US Uses False Taliban Aid Charge to Pressure Iran

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Inter Press Service

US Uses False Taliban Aid Charge to Pressure Iran

Gareth Porter

WASHINGTON - The Barack Obama
administration has given new prominence to a Bush administration charge
that Iran is providing military training and assistance to the Taliban
in Afghanistan, for which no evidence has ever been produced, and which
has been discredited by data obtained by IPS from the Pentagon itself.

The new twist in the
charge is that it is being made in the context of serious talks between
NATO officials and Iran involving possible Iranian cooperation in
NATO's logistical support for the war against the insurgents in

the early to mid-1990s, Iranian policy in Afghanistan has been more
consistently and firmly opposed to the Taliban than that of the United

The Obama administration thus appears to be pressing
that charge as a means of increasing the political-diplomatic pressure
on Iran over its nuclear programme, despite NATO's need for Iranian
help on Afghanistan.

CENTCOM commander Gen. David Petraeus
declared in testimony before the Senate Armed Services Committee Apr.
1, "In Afghanistan, Iran appears to have hedged its longstanding public
support for the Karzai government by providing opportunistic support to
the Taliban."

Defence Secretary Robert Gates told reporters in
Brussels Jun. 12, "Iran is playing a double game" in Afghanistan by
"sending in a relatively modest level of weapons and capabilities to
attack ISAF (International Security Assistance Force) and coalition

The State Department's annual report on terrorism,
published Apr. 30, 2009, claimed that the Iranian Qods Force had
"provided training to the Taliban on small unit tactics, small arms,
explosives and indirect fire weapons." It also charged that Iran had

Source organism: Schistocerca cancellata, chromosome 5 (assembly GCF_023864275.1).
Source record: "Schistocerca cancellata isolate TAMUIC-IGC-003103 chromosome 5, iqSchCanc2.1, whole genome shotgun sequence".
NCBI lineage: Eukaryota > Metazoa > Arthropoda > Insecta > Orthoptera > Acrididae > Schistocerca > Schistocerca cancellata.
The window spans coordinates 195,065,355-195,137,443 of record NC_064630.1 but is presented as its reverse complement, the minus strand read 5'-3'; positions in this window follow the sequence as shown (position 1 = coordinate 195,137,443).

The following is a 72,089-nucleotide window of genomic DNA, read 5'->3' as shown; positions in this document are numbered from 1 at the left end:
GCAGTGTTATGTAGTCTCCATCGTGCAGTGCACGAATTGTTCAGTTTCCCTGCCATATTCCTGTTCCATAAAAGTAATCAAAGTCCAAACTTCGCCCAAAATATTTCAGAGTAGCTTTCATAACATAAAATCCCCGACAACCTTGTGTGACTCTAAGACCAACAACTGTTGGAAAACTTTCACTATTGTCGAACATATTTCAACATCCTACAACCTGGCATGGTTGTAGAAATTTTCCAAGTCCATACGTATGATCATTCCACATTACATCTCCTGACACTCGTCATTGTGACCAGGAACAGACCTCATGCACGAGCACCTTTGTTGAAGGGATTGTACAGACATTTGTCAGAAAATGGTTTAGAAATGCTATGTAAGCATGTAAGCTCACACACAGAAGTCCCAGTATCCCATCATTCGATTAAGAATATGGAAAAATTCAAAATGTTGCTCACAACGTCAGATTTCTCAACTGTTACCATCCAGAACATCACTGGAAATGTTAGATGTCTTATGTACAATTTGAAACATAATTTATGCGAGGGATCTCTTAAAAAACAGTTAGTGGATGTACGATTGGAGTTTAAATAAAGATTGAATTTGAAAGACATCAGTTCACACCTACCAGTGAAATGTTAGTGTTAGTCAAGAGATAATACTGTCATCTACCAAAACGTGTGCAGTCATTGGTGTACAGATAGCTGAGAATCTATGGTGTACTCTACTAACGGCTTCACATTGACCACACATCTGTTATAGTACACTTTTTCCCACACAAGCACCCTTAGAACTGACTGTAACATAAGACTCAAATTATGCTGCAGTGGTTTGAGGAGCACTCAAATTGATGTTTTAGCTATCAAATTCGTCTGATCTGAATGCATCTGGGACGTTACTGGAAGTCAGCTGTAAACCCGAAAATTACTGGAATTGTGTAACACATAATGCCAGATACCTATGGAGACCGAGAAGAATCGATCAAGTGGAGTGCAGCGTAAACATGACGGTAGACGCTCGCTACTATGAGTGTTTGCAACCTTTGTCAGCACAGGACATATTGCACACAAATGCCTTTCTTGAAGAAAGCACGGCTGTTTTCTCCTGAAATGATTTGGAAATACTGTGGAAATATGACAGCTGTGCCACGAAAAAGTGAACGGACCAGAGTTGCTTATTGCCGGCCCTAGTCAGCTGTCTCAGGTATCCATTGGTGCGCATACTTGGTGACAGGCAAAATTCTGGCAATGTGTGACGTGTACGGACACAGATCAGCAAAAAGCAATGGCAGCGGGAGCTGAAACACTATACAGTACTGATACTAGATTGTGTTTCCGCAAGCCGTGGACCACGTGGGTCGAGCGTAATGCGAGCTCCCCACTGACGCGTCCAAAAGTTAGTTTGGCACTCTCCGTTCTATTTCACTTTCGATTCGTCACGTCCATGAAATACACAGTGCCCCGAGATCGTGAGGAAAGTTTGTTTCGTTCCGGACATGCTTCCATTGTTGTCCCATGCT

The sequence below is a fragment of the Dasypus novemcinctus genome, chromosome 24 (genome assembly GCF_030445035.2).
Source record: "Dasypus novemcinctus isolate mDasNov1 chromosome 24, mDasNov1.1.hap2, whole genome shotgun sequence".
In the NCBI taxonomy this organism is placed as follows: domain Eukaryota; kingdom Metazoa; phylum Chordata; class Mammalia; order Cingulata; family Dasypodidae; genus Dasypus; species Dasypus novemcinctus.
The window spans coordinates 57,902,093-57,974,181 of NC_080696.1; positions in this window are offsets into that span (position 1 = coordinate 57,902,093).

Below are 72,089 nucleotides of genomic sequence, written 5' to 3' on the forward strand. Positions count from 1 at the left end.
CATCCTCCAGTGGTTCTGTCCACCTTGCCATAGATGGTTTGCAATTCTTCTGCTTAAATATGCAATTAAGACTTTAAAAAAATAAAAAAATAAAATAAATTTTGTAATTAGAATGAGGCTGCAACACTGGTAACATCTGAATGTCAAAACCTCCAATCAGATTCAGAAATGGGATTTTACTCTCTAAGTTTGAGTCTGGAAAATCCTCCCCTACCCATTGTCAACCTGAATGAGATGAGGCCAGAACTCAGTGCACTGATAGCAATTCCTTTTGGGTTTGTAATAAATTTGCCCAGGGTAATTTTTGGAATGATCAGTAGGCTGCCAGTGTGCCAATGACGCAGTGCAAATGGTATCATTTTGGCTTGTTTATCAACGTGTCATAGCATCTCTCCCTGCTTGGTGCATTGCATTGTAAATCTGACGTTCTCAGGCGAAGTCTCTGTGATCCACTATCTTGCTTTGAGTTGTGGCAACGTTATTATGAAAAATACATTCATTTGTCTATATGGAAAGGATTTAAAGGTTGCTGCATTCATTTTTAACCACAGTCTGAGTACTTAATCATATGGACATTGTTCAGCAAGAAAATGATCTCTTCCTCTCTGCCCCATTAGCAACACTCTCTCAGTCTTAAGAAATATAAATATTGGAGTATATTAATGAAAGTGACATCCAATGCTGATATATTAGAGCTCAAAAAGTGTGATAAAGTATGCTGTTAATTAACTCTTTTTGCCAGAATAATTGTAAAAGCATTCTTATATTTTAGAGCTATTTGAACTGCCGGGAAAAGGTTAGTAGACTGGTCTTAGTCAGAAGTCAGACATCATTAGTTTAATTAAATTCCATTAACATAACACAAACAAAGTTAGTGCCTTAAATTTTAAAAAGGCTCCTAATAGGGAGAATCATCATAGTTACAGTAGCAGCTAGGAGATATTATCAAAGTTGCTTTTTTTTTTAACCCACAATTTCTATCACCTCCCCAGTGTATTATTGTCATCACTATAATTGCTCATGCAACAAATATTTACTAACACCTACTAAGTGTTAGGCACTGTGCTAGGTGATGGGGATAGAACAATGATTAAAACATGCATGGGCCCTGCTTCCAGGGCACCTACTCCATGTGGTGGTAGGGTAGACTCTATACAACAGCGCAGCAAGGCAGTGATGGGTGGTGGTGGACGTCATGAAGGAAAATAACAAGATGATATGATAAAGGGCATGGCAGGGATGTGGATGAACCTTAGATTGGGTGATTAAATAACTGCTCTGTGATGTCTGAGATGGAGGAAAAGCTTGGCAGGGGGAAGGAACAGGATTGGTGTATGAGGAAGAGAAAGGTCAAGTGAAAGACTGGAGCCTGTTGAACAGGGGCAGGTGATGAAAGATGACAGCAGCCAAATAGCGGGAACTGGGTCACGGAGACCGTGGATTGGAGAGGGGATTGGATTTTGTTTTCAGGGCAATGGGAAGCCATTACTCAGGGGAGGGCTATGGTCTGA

"arranged arms shipments including small arms and associated
ammunition, rocket propelled grenades, mortar rounds, 107mm rockets,
and plastic explosives to select Taliban members."

The report
offered no evidence in support of those charges, however, and Rhonda
Shore, public affairs officer in the State Department's Office of the
Coordinator for Counterterrorism, refused to answer questions from IPS
about those charges in the report.

A military official who
refused to be identified told IPS the charge of Iranian assistance to
the Taliban is based on "an intelligence assessment", which was limited
to "suspected" Iranian shipment of arms to the Taliban and did not
extend to training. That admission indicates that the charge of
shipments of weapons to the Taliban by Iran is not based on hard

The only explicit U.S. claim of specific evidence
relating to an Iranian arms shipment to insurgents in Afghanistan has
been refuted by data collected by the Pentagon's own office on
improvised explosives.

In an April 2008 Pentagon news briefing,
Chairman of the Joint Chiefs of Staff Adm. Mike Mullen said in
reference to Iranian authorities, "[W]e're seeing some evidence that
they're supporting the Taliban in Afghanistan".

When pressed by
reporters for the evidence, however, Mullen admitted that there was no
"constant stream of arms supply at this point" and that the basis for
the charge was primarily "evidence some time ago" that Iranians were
providing amour-piercing EFPs (explosively formed projectiles) to the

That was a reference to a July 2007 allegation by the
U.S. command in Afghanistan, under obvious pressure from the White
House, that Iranian-made EFPs had appeared in Afghanistan.

Tom Kelly, a U.S. deputy chief of staff of the ISAF, told reporters
Jul. 18, 2007 that five EFPs that had been found in Herat near the
Iranian border and in Kabul were "very sophisticated", and that
"they're really not manufactured in any other places other than, our
knowledge is, Iran".

That was the same argument that had been
used by the U.S. command in Iraq to charge Iran with exporting EFPs to
Shi'a insurgents there.

But in response to a query from this
writer last July, the Pentagon's Joint Improvised Explosive Device